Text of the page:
Accessing an object's unparameterized type

I have a function that receives an object with parameters attached to it, and I’d like it to call the object’s constructor with those parameters removed.

For example, consider:

struct Test{A, B} end

obj = Test{1,2}()

Suppose I write a function that receives obj; I’d like to call its constructor while discarding its parameters, in order to call it with different parameters, e.g. Test{3,4}().

I can access a representation of Test as a Core.TypeName:

typeof(obj).name == Base.typename(Test)

but I don’t know how to retrieve a callable Test constructor from it.

julia> Type((Test{1,2}).name)
ERROR: MethodError: no method matching Type(::Core.TypeName)

Knowing that types and their parameters can be teased out in the function definition, I’ve also given this a shot, but it just results in errors:

julia> (T where {T}){1,2}
ERROR: TypeError: in Type{...} expression, expected UnionAll, got Type{Any}

julia> T{1,2} where {T}
ERROR: TypeError: in Type{...} expression, expected UnionAll, got a value of type TypeVar

Any ideas on how to access the unparameterized constructor?


Maybe define the input of the function as

f(T{A,B}) where {T,A,B} = ...

then you can use T?

Julia does not support higher-kinded type parameters.

Given t::DataType, you might need getfield(,

This has been discussed numerous times - search for “strip type parameters”.

This is the most relevant result:

There may not be such a constructor. This is not safe to do in general. Reflection can only work in limited cases here. The “canonical” solution is to have similar implemented on your type.

1 Like

Thanks, that was it! I had failed to explore the TypeName object’s properties.

Short answer:

struct Test{A,B} end
obj = Test{1,2}()

typeof(obj).name.wrapper{3,4}() # == Test{3,4}()

Or in a method definition,

funcname(obj::T) where T = begin{3,4}()

Be aware that this is not safe to do - TypeName is an internal object and may vanish at any point, or its fields may change name or vanish. This is not stable & supported API.

What are you ultimately trying to achieve with this? There’s probably a better/more stable way to do this.

1 Like

There is a way to do this without touching the internals:


getfield(parentmodule(T), nameof(T))

But notice its in a generated function for performance in ConstructionBase.jl, so also not a great option. name.wrapper has been working fine for quite some years now too.

1 Like

Wow, this library is a treasure trove of clever magic! Thanks!

I’m also currently accessing the type parameters with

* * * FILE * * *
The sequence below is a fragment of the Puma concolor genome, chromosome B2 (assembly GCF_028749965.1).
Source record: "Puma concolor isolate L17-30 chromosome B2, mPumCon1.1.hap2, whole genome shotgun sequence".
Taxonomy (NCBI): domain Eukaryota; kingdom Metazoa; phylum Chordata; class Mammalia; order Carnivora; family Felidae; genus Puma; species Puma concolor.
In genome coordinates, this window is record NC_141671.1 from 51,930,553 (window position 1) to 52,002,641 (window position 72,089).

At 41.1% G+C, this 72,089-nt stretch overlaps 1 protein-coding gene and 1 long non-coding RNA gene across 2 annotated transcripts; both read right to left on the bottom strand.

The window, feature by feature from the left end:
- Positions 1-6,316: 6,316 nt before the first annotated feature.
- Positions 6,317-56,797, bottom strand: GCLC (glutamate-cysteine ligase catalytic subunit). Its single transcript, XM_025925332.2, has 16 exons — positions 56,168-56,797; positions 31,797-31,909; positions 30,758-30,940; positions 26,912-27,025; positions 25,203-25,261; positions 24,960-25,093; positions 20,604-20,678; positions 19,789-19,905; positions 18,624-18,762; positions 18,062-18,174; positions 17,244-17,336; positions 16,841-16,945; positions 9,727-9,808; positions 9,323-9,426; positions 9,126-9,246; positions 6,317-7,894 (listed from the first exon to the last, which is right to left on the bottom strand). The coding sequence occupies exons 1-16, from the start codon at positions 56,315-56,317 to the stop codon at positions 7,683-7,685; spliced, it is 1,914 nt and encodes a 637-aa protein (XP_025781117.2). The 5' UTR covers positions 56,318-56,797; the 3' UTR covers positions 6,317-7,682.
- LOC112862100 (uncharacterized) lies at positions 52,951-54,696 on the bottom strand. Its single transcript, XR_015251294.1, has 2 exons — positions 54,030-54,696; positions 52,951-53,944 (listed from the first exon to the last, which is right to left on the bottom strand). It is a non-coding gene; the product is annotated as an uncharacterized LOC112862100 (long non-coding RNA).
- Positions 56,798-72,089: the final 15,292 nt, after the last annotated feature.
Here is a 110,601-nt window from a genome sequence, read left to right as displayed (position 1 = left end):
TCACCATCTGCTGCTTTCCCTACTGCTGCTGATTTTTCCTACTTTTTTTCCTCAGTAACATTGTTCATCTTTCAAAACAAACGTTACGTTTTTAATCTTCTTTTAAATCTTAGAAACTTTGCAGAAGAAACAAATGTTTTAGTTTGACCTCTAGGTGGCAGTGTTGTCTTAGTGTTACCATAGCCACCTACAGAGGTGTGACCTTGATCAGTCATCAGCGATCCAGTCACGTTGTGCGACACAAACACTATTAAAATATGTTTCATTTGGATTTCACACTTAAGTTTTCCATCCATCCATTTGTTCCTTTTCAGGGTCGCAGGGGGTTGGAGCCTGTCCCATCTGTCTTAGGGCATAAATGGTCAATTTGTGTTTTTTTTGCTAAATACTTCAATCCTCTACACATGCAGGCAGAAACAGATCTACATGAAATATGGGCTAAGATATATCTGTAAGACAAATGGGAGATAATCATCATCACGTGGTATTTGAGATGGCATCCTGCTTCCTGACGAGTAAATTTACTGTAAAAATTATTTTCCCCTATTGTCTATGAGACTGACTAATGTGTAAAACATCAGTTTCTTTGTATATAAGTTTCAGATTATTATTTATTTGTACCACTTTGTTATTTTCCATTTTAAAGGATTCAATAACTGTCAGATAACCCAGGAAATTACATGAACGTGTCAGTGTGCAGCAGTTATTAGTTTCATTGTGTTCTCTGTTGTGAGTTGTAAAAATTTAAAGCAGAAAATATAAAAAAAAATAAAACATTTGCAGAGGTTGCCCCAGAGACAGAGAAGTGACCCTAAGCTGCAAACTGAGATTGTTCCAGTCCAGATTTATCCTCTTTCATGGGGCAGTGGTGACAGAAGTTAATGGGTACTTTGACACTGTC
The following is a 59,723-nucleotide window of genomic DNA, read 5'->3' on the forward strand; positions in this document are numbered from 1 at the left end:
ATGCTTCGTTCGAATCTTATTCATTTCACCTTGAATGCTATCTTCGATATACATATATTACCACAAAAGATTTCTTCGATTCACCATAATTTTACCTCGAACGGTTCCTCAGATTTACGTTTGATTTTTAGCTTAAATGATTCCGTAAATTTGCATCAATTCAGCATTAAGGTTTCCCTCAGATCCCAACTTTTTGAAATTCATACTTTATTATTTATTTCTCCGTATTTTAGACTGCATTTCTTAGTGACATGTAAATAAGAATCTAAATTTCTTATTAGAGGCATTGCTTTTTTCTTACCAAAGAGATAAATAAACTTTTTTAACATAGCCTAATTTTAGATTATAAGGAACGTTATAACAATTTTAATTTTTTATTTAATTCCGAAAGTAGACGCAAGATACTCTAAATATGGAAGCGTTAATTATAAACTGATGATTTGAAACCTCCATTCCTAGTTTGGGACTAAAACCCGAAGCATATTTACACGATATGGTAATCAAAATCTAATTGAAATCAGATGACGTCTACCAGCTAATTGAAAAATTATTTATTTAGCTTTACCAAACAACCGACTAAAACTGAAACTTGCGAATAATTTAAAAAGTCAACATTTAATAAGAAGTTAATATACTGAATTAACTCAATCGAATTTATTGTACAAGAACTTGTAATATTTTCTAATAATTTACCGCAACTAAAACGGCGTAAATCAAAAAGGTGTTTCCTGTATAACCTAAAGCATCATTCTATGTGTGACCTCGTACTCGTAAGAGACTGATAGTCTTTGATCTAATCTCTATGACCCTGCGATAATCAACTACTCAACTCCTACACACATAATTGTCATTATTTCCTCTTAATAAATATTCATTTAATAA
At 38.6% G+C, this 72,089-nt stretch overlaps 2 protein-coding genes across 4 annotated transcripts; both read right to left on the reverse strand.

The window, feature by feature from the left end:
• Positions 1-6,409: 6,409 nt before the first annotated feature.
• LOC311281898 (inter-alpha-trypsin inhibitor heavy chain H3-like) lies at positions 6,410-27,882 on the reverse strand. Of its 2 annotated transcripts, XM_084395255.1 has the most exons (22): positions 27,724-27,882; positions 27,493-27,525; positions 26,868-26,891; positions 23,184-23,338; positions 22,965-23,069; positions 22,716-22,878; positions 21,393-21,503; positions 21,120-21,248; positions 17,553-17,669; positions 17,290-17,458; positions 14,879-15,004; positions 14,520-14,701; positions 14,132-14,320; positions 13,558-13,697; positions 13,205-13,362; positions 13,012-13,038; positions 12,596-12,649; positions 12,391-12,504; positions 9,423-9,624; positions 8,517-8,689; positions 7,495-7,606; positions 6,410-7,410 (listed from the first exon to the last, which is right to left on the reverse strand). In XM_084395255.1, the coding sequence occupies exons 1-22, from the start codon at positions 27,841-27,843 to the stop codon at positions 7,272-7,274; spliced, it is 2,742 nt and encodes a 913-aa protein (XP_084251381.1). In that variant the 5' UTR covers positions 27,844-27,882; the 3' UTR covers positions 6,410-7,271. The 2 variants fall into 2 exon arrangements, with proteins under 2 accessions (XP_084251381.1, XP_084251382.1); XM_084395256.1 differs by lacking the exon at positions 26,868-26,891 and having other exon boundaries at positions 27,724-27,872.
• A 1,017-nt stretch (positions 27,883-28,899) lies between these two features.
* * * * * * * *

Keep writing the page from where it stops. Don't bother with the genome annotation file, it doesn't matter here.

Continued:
In the same spirit, I presume this is not considered official API…

As a Julian you will not like this, but I’ve put together a package for easy and informal prototype-based programming à la JavaScript’s Object model. It’s a toy project for now, just to tinker around and see what’s possible and what makes sense, but it really got me into the weeds of Julia’s type system.

I started typing out an essay about what I’m doing here, but it might be easier to point to the code. The code in question is on lines 110 and 117 of src/object.jl, where I find the prototype “parent” object’s type, strip off the parameters (which encode the object’s contained types), and call its constructor (which can be one of three types: Dynamic, Static, or Mutable) to create an inheritor “child” object which has similar characteristics.

Objects.jl: Dynamic, Static, and Mutable Objects with Composition, Prototype Inheritance, Method Membership, and Type Tagging for Julia

With your help and Raf’s help, I’m pretty happy with it so far. :pray:

I would rely on ConstructionBase.jl for these things wherever possible, a good fraction of the ecosystem supports it now. For parameters, instead of x.parameters[2] just use regular function dispatch with type parameters? getparam(::MyType{<:Any,B}) where B = B (or define it for type type if you need that). Write it for an abstract type with consistent params.

And don’t worry, as “Julians” many of us have gone through phases like the one you are in. I wrote Mixers.jl in my first few months out of frustration with lack of field inheritance. Now I never use, and actively recommend against it.

Mostly we are guessing you will follow a similar arc with your need for Javascript-like objects :wink:


Ah right, I wrote this part of the code before I figured out how to do that, a few days ago. Hah, how time flies. :sweat_smile:

Hah that’s a relief! I actually looked at that package not so long ago and was wondering if I should be structuring my code with it. :sweat_smile:

We shall see :wink:

Now lines 85 and 92